Guys who rope for a living and recreational ropers have a lot more in common than you might think, in addition to a love of the game. Limited practice time is just one example. The importance of practice is a multi-level and multi-faceted subject. Practice is what got you started, and how you hone your basic skills. Practice is also what helps you climb the ladder in your ability level, and it’s a constant that helps keep your fundamentals intact and also continues to be the catalyst for improvement. And that’s just at the physical level.
The other component to practice is the psychological effect it has—the part that it plays in connecting your technical skills with your ability to concentrate and focus. The icing on the cake is that practice builds your confidence. A lot of factors affect the amount of practice you’re able to get. To practice a lot, you have to have the cattle, the horses, the facilities and the time. Working around sore horses, not having a partner nearby or some of those other resources, including the time, all play into this. I deal with these things myself.
[SHOP: The Champ's Cactus Heel Ropes]
(As an Amazon Associate, we earn from qualifying purchases made through affiliate links.)
A lot of recreational ropers are trying to fit in practice around busy schedules that include jobs and families. When we get rolling in the summertime and we’re going to a rodeo or two a day for several months, there’s not much time in between to practice for us, either. There are times all ropers need to learn to practice mentally. I’m always thinking about roping and replaying our runs in my head. Derrick (Begay) gets every run we make videoed and sent to me, whether we win, lose, catch or miss. I always study our runs—on the all-night drives and on the way to the next one. I go through the mental imaging of what I’m trying to do. That’s the mental part of practice.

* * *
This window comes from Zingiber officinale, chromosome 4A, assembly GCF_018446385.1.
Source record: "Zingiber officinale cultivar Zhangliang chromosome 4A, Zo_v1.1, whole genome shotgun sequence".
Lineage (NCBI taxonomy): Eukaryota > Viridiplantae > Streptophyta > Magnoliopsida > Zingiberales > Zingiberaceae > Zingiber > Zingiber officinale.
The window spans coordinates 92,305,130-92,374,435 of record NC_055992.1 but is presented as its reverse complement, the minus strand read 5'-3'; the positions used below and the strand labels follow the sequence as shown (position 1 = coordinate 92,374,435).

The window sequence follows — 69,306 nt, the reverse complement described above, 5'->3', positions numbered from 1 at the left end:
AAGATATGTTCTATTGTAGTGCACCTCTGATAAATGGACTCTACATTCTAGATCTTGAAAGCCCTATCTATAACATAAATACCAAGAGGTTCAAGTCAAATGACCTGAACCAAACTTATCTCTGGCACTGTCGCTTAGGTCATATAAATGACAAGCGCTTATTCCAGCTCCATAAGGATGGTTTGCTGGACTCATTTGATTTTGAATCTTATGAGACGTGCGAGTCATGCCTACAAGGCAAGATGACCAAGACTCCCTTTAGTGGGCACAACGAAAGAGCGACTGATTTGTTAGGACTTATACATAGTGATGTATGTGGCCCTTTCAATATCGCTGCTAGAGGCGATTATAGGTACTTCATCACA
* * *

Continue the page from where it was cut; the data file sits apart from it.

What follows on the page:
[MORE: Get Clay O'Brien Cooper's Gear]
Ultimately, we’re all trying to execute a game plan at every level of this game. I do the same thing playing golf. I don’t get a lot of time to practice that, either. I can sympathize with a roper who works an 8-5 job and only gets to practice once a week, because that’s me playing golf. But I swing my club all the time, and am always practicing mentally to learn the game as I go, using the mental imagery process that roping has taught me. As for making the best use of the time we do have, use that smart phone to watch the pros making good runs on YouTube. Use that mental imagery on the different components of your roping—proper swing angles, timing, delivery and how you ride your horse. Spend your limited time in the practice pen working on everything from your posture to your swing position and angle. Rope the dummy to get repetition of a fundamentally correct delivery. Even when I rope the dummy on the ground I’m running a make-believe scenario through my mind where I’m on my horse with the reins in my hand, making that corner and executing my game plan. It’s a systematic regimen, whether I’m doing it mentally, on the ground, on a Heel-O-Matic or with actual practice runs. In all those scenarios I’m doing the same thing—formulating a game plan in my mind, then trying to go get it done.
[SHOP: Team Roping 101]